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Mine Surveying Applications

This page contains useful information about Wall Stations. Select a topic from the list below to read more.

When shouldn't wall stations be used?

Wall stations use resection (sometimes referred to as free station) to position the instrument. Resection is dependent on the accurate positioning of the reference points observed. Underground wall stations involve the continuous use of resection to position the instrument and coordinate new stations. Any error in wall movement is magnified as you traverse along.

Mines with soft or fluid ground are usually not suited to the practice of wall stations. Conventional stations installed in the backs (roof) of these mines may move but usually only in a downwards direction which results in minimal errors horizontally. Wall stations installed in soft (squeezing) walls can move horizontally, having a dramatic effect on the running bearing (azimuth) of a heading, resulting in large positional errors.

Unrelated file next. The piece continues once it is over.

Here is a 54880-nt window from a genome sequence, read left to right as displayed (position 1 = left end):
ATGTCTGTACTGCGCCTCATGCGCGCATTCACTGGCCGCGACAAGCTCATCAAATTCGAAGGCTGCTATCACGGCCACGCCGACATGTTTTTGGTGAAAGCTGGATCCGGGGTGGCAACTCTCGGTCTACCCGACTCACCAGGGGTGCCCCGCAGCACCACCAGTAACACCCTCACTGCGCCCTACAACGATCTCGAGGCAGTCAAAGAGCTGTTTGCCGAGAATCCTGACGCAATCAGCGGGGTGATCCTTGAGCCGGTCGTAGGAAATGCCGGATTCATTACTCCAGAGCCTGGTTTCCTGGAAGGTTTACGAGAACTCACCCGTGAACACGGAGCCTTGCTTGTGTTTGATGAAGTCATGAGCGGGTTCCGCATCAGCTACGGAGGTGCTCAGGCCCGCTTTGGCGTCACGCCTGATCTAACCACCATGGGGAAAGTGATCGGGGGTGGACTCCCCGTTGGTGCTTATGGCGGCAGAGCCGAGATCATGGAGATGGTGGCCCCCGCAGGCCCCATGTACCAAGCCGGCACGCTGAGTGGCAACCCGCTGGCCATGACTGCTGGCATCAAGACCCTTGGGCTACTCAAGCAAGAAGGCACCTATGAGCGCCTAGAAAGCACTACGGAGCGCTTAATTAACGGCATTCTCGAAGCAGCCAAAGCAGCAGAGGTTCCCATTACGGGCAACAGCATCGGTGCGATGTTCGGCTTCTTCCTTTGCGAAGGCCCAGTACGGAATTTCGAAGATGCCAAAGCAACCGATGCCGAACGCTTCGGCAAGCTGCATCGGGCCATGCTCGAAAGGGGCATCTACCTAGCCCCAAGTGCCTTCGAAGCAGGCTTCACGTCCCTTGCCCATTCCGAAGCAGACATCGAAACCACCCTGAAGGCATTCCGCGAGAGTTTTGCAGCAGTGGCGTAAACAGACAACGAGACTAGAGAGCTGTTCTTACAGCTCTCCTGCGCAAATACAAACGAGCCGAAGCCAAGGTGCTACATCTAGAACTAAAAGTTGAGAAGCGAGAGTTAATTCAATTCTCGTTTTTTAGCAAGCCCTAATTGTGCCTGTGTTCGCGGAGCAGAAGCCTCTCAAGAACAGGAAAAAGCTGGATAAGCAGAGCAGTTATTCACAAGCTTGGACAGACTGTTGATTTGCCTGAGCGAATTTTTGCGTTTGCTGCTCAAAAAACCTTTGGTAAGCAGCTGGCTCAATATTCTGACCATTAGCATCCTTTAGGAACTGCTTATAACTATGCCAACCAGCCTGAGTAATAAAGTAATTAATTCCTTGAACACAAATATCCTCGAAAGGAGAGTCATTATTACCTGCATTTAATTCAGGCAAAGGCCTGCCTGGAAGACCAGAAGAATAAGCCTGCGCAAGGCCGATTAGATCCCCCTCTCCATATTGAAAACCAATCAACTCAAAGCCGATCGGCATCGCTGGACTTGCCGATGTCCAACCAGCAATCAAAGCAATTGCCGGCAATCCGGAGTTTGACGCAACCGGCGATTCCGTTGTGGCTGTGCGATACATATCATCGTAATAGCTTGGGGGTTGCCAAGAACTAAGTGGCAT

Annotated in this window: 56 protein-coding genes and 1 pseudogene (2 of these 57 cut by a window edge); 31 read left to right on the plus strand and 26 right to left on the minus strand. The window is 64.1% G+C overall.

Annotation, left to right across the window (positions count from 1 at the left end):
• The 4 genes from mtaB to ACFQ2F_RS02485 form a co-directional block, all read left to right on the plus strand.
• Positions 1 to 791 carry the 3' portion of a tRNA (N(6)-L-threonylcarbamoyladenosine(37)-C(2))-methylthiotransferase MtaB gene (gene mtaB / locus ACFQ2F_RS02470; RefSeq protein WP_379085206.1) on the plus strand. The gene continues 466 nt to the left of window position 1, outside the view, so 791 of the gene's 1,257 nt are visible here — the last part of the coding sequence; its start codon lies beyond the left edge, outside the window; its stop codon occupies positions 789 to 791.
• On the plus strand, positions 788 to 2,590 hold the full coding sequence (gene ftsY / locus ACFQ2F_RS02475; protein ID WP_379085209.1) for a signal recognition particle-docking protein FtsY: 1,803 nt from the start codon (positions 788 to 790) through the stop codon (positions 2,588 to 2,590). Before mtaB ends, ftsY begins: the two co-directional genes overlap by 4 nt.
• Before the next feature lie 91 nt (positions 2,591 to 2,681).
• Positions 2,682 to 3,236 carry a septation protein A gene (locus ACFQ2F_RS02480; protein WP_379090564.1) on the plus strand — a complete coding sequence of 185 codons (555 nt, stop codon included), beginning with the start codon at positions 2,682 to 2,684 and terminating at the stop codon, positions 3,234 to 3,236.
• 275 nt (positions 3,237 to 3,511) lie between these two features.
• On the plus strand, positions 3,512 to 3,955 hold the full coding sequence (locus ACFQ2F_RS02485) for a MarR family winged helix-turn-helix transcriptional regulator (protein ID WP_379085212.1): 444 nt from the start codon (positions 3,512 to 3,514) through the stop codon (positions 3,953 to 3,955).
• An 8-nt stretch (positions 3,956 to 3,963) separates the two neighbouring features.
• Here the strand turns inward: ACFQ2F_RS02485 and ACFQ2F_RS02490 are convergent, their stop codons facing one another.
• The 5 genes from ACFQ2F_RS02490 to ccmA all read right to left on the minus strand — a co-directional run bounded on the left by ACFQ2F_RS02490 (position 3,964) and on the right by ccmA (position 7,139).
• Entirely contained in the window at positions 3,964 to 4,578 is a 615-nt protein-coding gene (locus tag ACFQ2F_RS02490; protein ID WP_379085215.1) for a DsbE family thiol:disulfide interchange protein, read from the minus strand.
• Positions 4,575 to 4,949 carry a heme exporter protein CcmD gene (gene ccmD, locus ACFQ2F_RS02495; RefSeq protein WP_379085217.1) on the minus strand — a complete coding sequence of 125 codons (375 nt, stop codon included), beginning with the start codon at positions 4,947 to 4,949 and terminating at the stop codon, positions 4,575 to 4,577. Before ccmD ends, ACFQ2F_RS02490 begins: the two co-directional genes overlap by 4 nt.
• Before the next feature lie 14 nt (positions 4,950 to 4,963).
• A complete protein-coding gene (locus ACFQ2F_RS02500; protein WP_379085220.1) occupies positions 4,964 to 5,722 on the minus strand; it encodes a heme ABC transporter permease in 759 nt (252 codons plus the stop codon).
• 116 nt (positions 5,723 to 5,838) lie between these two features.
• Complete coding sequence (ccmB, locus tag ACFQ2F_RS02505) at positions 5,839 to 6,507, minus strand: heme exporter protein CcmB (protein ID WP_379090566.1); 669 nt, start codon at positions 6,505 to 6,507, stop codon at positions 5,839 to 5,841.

If you are unsure what the ground at your mine is doing, then the best thing to do is test the ground by monitoring it. This can easily be achieved by placing wall stations on opposite walls in different locations. Then measure the distance between the stations over a period of time to see what distances the walls are moving (squeezing). Speak with the Geologists and Geotechnical staff at the mine as they should know and understand what the rock is doing. It might be the case that a particular rock exists only in certain areas which can be avoided with wall stations. It may also be the case that the majority of the stoping or development is in this type of ground. The decision to use or not use wall stations is always the Authorised / Registered Surveyors on site.